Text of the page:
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Film Study: Colorado Buffaloes vs. Washington State Cougars

Let's dig into the film and dissect the Cougs.

NCAA Football: California at Washington State James Snook-USA TODAY Sports

Washington State has had a magical conference run. After losing to Boise State on November 10th, the Cougars have ripped off eight straight wins, looking impressive while doing it. The latest effort was a dismantling of the University of Arizona, 69-7. Nice. While both Colorado and Washington State’s schedules lack the luster of some other highly-ranked teams, they have both beaten eight of the ten teams in front of them, and the Stanford win is looking better and better for both schools. Washington State demolished Stanford 42-16 (without their top two corners and McCaffrey for part of the game), while the Buffs held them to three offensive points and escaped 10-5. Well, here’s where we find the two teams. Top-25, each facing a tough test and a hard game to win. It is so fun to be a Buff fan right now.

But enough about the prelude. I looked at the last real conference game for WSU, a 35-31 victory in Corvallis against Oregon State that required a titanic effort in the second half. Here are some the plays worth looking at in that game. Before we start, I would recommend reading this interview with CougCenter’s Jeff Nusser. It really helps frame the plays and show the tendencies of the Cougs, because Jeff is awesome at his job.

Let’s start with the first one here. Already down 21-0 (we’ll get to some of those in a bit), WSU has started to put a drive together. Then I saw this play. This is something that WSU hasn’t been able to do consistently in a while that might be the biggest difference this season.

That’s some good, old-fashioned, downhill running. WSU uses the deep wide receiver splits and the unbalanced formation (Cracraft and Marks on the bottom of the screen as decoys) to draw the defense away from the short side. James Williams, their most talented RB, takes the handoff and immediately starts turning upfield. Their offensive line, a strength of the offense, seals off the edge and lets him go. Jamal Morrow, the other RB in the backfield, lays a great block on the outside to help him pick up extra yards. Williams fights for the first. It’s these types of chunk running plays that has helped this offense stay consistently efficient. CU’s edge defenders will have to bend the edge back to stop these plays.

Let’s look at a great defensive play. This must be what Jeff was talking about when he mentioned the aggressiveness of the WSU defense.

Sometimes they get burned, but oftentimes they’ll get plays like this. The cornerback keeps his eyes up, trusts his safety help, reads the play, and attacks. Picture perfect coverage. If one cornerback didn’t get him, the other would have. I’m sure CU coaches have seen this tape and found ways to play into their aggressiveness. Maybe fake the swing pass and go long. More than likely, CU will attack the middle of the field heavily.

This next play is an example of when WSU’s aggressiveness can hurt them. Alex Grinch sends five after the quarterback after predicting some longer routes on the outside on 2nd and 10. Which would have worked, if the linebacker tasked with covering the running back took a bad angle and got out to the flat too late.

No help anywhere else on the field meant that the RB could catch the ball moving forward and run to the end zone. Good thing Phillip Lindsay is one of the best in the country at taking swing passes and making something happen. Washington State actually got some pretty good penetration up front and hurried the throw, but Oregon State’s quarterback put the ball where the running back could run forward after catching and keep his momentum. Sefo will have to be accurate in his outlet passes, because they will be there on Saturday. Another thing to look at in that play is how open the middle of the field is. If one of the OSU players on the top of the screen moved to vacate that gap, that’s an easy first down. Here’s another play where WSU’s aggressiveness gave up a touchdown.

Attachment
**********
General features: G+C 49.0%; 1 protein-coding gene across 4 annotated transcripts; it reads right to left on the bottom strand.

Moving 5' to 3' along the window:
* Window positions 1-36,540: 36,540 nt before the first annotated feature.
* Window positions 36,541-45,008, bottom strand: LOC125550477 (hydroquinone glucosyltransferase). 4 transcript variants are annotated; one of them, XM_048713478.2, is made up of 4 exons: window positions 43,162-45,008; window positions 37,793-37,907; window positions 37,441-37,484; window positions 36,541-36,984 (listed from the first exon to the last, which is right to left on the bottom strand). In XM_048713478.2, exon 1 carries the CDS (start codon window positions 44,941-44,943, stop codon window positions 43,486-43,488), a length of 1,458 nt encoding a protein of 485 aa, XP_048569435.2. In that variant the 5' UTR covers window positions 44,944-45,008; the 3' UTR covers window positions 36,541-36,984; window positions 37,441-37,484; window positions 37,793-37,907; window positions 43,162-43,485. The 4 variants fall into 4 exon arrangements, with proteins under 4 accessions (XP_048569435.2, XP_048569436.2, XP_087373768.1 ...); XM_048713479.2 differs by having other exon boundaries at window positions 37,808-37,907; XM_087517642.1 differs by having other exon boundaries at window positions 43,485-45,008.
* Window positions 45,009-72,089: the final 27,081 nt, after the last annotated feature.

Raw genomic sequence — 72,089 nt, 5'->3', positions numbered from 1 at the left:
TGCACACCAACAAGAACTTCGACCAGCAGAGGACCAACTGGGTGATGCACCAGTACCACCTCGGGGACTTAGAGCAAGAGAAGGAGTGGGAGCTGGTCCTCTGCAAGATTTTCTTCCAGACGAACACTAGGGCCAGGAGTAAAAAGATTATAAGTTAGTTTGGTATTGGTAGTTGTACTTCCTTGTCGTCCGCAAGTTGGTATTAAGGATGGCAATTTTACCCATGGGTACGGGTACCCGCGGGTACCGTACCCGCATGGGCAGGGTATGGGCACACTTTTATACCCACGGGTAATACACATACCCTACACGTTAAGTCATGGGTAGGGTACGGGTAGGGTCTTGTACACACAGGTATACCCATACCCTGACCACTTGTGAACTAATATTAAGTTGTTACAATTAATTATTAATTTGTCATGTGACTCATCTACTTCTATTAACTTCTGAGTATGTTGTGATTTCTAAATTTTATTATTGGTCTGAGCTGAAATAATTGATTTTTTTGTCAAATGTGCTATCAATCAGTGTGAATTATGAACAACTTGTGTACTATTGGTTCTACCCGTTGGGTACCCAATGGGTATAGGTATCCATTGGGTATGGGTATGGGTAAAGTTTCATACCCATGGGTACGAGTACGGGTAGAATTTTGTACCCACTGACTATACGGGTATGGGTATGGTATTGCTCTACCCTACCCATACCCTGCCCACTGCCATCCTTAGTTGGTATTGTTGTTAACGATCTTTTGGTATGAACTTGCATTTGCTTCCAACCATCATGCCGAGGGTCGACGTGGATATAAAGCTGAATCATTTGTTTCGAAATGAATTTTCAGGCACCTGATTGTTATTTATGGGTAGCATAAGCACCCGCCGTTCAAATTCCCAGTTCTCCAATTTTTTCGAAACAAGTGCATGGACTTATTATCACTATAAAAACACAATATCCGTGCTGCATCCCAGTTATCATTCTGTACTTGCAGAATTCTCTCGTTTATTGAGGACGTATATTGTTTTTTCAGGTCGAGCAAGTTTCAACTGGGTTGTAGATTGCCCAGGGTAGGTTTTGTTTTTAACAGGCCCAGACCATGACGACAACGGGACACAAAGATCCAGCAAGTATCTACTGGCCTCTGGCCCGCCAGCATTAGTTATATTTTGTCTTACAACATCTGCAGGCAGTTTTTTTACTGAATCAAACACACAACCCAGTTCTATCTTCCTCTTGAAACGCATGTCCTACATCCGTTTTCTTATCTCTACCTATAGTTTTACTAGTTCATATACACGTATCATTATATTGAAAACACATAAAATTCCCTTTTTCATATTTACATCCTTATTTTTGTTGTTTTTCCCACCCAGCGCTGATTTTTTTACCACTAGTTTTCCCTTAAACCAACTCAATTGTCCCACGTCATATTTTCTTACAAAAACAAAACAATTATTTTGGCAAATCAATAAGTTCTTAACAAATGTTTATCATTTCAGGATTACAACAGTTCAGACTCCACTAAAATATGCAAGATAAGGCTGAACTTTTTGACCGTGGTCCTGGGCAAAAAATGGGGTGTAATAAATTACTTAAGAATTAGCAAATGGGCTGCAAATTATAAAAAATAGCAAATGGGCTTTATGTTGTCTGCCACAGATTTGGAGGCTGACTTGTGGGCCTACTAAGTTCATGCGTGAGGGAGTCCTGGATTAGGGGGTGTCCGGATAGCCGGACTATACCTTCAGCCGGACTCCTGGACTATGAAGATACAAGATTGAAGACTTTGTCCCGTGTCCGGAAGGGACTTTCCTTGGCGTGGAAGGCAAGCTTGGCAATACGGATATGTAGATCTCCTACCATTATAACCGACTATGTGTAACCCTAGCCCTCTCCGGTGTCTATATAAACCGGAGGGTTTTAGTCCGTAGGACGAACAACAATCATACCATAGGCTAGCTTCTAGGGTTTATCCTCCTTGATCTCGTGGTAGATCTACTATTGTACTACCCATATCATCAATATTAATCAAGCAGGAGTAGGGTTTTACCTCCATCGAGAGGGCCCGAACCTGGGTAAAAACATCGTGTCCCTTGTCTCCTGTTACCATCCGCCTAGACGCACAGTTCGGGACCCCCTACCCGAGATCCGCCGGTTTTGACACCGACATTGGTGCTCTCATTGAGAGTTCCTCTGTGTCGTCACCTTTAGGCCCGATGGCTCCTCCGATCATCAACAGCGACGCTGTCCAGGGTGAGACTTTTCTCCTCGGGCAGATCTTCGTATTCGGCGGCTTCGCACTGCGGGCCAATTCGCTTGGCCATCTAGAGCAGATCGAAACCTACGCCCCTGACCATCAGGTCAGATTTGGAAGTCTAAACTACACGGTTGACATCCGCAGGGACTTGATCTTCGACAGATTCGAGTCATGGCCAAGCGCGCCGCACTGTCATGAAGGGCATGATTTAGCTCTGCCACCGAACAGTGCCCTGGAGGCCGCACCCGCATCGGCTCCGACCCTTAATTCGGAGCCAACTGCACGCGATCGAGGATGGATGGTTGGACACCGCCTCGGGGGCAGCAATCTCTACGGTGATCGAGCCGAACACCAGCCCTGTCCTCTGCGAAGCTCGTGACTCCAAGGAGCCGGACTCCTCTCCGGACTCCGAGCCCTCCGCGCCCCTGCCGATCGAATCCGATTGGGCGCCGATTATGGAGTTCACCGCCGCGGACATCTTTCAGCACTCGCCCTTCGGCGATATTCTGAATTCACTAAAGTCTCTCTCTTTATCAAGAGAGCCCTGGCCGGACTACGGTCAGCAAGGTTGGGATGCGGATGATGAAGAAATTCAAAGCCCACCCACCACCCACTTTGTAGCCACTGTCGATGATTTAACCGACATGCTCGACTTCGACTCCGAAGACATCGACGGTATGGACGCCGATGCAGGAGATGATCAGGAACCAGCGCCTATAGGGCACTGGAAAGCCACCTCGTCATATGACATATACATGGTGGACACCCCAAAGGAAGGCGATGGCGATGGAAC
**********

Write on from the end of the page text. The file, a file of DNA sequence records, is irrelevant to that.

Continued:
OSU gets the defense going one way, and the crowded WSU line of scrimmage bites on the run. The pitch back to the quarterback (lined up at WR) had the Cougars thinking reverse, and you can watch a few defenders flip their hips when he gets the ball. The secondary scrambles to find people to cover, and the great play design by the Beavers provides the WSU defenders with one receiver immediately available at the top of the screen. The secondary gravitates towards him, which leaves Seth Collins wide open after his late release. Great design, using the team speed and aggressiveness against WSU.

This is last play to watch, and it’s kind of a boring one. But it shows just how the Cougars stay ahead of the sticks and some of the fancy things they can do with routes. 3rd and 6:

Luke Falk had three of his four receivers open for a first down. The boundary receiver on the bottom of the screen has a free release and runs deep. This draws the safety and the nickel back away from the play. Gabe Marks (WSU’s best receiver) moves in motion and releases late, drawing the attention of his man and shifting the defense towards that side of the field. Oregon State is in a matchup zone, so they stay pretty stacked on the side of the field that Marks vacates. This tells Falk and the receivers zone, and they take advantage. Both inside receivers run inside crossing routes and sit in the empty part of the field. Falk just has to pick which one to throw to. Easy money. If this was man, the crossing routes could have continued to the sidelines, allowing for some catch and run. And if Falk didn’t like any of the options past the line of scrimmage, the running back leaks out of the backfield and has at least 10 yards of open field. The Buffs will have to disguise coverages and pressure Falk to beat him